Our CD Reinvestment Program is overseen by experienced cash management specialists that can help businesses analyze their current CD rates, the fees for withdrawing early, and the potential gains from new CDs. We can also invest funds on a business’ behalf at nationally competitive rates while ensuring safety and appropriate liquidity. To learn more about our CD Reinvestment Program, contact us today or reference the following Frequently Asked Questions.

Frequently Asked Questions About ADM’s CD Reinvestment Program

Why did ADM create the CD Reinvestment Program?

The best interest of our clients is always at the forefront of our actions. In this new, high-rate environment, we found an opportunity for some clients to capture substantially higher interest income, even after paying early withdrawal penalties on current CDs. This discovery led us to create our CD Reinvestment Program which helps locate opportunities to improve returns without sacrificing safety or liquidity for both current clients and non-clients.

How does ADM’s CD Reinvestment Program work?

The CD Reinvestment Program begins with a thorough review of a business’ current CDs. Our experienced cash consultants evaluate the rates, terms, and withdrawal penalties, then compare this information to new CDs available through our nationwide network of financial institutions. After extensive analysis, we offer solutions to help firms achieve higher overall returns, net of fees, without extending the maturity of their CDs.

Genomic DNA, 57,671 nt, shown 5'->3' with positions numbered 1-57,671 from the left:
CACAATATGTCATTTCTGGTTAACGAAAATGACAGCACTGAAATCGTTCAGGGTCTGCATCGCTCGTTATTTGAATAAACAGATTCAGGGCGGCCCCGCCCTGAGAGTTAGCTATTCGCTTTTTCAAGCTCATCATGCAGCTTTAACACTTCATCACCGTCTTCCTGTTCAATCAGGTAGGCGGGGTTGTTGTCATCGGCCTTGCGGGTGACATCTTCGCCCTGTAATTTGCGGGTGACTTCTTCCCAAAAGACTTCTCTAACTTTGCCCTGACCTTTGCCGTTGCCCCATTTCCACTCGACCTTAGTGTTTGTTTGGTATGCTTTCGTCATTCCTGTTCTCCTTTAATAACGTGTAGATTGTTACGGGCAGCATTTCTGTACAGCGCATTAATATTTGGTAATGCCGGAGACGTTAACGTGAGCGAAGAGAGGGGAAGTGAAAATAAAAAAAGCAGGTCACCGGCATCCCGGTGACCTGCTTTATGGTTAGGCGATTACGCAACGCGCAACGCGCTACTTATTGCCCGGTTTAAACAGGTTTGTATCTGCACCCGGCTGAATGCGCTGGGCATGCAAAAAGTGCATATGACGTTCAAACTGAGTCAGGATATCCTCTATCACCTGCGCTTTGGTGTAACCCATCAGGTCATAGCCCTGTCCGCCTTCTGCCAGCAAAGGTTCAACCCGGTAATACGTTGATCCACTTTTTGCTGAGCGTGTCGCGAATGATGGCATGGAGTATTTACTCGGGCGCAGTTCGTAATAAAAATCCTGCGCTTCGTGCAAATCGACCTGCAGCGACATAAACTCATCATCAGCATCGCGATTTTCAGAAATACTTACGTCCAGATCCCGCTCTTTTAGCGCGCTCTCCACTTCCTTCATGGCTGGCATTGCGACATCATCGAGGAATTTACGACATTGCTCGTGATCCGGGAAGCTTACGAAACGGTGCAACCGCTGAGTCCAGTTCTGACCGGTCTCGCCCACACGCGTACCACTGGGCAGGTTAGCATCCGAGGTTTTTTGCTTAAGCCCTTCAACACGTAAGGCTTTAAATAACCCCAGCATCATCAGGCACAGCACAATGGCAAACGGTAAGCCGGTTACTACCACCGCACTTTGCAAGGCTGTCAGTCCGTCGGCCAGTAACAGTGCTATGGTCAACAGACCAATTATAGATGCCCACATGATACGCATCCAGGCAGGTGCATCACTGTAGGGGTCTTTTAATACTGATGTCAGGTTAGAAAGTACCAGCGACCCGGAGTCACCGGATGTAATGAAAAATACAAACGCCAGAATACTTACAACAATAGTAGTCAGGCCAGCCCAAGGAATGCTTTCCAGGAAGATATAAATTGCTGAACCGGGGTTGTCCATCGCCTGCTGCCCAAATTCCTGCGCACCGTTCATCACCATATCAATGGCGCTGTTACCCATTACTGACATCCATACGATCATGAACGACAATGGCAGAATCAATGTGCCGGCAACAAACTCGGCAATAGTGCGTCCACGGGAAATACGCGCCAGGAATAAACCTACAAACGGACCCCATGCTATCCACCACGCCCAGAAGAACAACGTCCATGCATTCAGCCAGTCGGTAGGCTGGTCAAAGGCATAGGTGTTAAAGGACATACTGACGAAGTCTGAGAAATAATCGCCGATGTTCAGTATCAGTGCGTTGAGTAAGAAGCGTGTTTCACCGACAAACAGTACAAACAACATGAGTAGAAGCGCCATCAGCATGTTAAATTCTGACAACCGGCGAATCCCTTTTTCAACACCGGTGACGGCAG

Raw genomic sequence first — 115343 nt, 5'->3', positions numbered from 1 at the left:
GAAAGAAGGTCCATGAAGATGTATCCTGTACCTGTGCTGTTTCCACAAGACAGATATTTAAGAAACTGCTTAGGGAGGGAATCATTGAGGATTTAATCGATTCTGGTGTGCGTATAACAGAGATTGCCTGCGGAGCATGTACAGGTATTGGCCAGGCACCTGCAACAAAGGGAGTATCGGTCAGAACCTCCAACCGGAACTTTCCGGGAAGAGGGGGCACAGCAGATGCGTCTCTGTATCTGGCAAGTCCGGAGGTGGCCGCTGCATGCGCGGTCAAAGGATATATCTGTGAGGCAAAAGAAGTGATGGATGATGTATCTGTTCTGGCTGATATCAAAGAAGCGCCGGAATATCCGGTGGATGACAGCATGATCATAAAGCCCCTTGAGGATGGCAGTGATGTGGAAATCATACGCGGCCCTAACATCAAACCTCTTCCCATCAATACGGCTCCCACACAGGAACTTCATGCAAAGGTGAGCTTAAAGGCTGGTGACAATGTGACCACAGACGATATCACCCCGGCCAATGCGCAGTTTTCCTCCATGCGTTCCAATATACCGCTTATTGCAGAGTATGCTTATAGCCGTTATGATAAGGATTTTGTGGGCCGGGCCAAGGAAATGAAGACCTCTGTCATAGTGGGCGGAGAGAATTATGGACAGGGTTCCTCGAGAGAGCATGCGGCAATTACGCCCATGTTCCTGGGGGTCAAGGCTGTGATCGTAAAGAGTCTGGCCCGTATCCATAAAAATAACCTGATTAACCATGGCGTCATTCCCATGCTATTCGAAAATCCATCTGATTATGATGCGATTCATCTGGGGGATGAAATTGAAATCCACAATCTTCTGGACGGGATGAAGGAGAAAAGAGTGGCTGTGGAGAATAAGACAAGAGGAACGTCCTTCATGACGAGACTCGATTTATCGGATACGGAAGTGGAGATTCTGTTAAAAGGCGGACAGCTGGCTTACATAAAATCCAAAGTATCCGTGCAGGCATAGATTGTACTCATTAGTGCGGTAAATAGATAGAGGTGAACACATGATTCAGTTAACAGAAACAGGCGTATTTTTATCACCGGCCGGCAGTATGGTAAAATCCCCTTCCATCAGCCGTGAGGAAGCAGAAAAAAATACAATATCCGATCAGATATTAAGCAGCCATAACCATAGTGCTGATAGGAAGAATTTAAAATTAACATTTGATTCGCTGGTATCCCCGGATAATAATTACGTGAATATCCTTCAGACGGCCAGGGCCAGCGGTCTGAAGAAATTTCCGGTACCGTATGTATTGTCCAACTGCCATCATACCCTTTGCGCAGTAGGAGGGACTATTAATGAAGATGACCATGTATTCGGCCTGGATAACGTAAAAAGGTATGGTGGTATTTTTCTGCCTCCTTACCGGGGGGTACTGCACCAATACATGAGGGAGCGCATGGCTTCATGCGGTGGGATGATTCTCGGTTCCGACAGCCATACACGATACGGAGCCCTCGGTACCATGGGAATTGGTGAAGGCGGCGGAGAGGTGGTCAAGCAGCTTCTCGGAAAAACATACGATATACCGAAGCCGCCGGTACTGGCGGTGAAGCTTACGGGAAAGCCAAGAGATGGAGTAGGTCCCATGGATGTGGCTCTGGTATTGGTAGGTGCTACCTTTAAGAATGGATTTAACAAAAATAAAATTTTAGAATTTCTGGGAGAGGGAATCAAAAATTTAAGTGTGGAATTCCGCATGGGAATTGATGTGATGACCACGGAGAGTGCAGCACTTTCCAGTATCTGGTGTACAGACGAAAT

Can ADM close my current CDs?

For current ADM clients, we handle the entire CD reinvestment process. We locate the CDs that match a business’ needs, close existing CDs, and reinvest the proceeds in new, higher yielding CDs. This process drastically reduces the effort needed to manage a company’s funds.

For new clients, we do not have the access to close current CDs, but we still add significant value to the CD reinvestment process. Our experienced cash consultants analyze current CD holdings, locate new opportunities, and invest CD proceeds at nationally competitive rates.

What CD rates does ADM provide?

ADM is not a bank, so we do not issue CDs. Instead, we are a fintech company that has developed a nationwide network of financial institution partners that compete for business deposits. Through these partnerships, ADM facilitates the purchase and maintenance of CDs for our clients. With ADM, clients achieve nationally competitive rates, extended government protection, and liquidity to match their schedule – all in a single account.

Are CDs FDIC insured?

CDs offered by FDIC member banks are insured up to the $250k limit, but with ADM, businesses can access government insurance for all their funds. Our fintech allows us to spread business cash across our nationwide network of financial institutions so that every penny can be covered by government insurance – even those funds above the $250k limit.


*American Deposit Management Co. is not an FDIC/NCUA-insured institution. FDIC/NCUA deposit coverage only protects against the failure of an FDIC/NCUA-insured depository institution.